The Economic Community of West African States (ECOWAS) Commission is in the process of developing a regional framework on Access to Justice and rule of law, which will guide ECOWAS member states in developing effective policies.
The document, when finalised, is expected to be morally binding on all member states and serve as a framework that would allow ordinary citizens access justice.
Mr. Emmanuel E. Okorodudu, Head of Division of Democracy and Good Governance, under the Department of Political Affairs, Peace and Regional Security of the ECOWAS Commission, revealed this at the opening of a two ECOWAS Consultative Meeting on Access to Justice and Respect for the Rule of Law, in Accra on Tuesday.
According to him, participants at the consultative meeting, who were officials from the Ministries of Justice of member states, would discuss different thematic areas of the draft framework including access to justice from the framework of transitional justice, with a focus on how ordinary community citizens can access their rights, and transitional justice within conventional justice systems.
“…conventional and formal justice system is very expensive and limited to urban centres. How do we take this justice to those in the rural settings?, and how do we incorporate traditional justice mechanisms into the functional and formal justice system so that everybody will have a holistic access to justice?” he said.
He told the GNA, that the framework will also allow institutions like the West African Bar Association and other national bar associations, to expand it outside the scope of formal justice systems to traditional justice systems.
“We need to decentralize the justice system and that’s what we want this framework to do,” he stated.
The draft document is now in its draft stage and after inputs from the meeting it will be taken back to the people though civil society actors, for their input, then to the Heads of national human rights institutions and then back to the Ministry of justice officials to be perfected. It will then go the ECOWAS Ministers of Justice and finally to the ECOWAS Heads of State, to become a legal text.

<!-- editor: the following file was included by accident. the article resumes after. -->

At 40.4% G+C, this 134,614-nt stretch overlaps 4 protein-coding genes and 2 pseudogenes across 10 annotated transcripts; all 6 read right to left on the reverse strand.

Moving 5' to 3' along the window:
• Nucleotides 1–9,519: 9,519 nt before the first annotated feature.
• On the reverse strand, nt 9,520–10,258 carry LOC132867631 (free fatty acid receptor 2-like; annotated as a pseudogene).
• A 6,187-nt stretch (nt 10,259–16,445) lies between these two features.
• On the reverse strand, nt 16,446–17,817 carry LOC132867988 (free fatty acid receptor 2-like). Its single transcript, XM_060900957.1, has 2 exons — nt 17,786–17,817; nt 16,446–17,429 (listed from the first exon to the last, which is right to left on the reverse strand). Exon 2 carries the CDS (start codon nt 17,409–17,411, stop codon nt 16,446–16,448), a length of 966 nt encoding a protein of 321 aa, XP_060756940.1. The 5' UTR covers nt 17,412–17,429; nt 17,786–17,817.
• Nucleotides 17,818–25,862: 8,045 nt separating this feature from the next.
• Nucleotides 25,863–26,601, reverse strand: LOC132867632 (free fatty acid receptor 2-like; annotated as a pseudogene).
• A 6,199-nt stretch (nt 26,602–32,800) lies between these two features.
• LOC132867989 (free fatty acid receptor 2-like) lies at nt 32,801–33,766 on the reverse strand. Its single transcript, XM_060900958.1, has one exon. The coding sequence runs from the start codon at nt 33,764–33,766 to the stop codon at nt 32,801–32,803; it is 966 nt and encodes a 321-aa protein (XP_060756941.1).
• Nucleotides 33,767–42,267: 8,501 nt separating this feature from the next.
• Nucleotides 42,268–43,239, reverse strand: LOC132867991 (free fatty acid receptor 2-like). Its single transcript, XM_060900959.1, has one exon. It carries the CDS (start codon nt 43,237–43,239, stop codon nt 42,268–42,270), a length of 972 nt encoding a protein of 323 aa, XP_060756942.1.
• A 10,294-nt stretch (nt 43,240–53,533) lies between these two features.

Dr. Remi Ajobewa, in a statement read on his behalf by Mr. Okorodudu, said the policy framework adopts an approach which supports citizens-driven access to justice and legal empowerment, combined with legal standards to contribute to the realization of the citizens’ rights, particularly in the marginalized group.
“It is my expectation that your inputs and contributions to this legal framework will lay the groundwork for perfecting this legal ECOWAS framework on access to justice. The outcome of this effort is to have a shared vision on the importance of investing in access to justice as a means of achieving a more just, peaceful and inclusive society,” he stated.
Mr. Cecil Adadevor, Principal State Attorney, who represented the Minister of Justice and Attorney General of Ghana, said access to justice was a major concern for many in the sub region with affordability of litigation being one of the main challenges, especially for the poor.
He said the Legal Aid Scheme and the Justice for All programme in Ghana, as well as alternatives like the Alternative Dispute Resolution and mediation, were geared towards addressing this challenge.
He noted that it remained important, particularly for Africa, to know the rule of law, as a guard to the rule of men and urged member states to continue down the path of constitutional democracy.
“…I urge you all, in your deliberations, to do all to ensure that the rule of law in our constitutional democracy is always upheld…I daresay that when we have rule of law, then we can have good access to justice for all in the sub-region,” he said.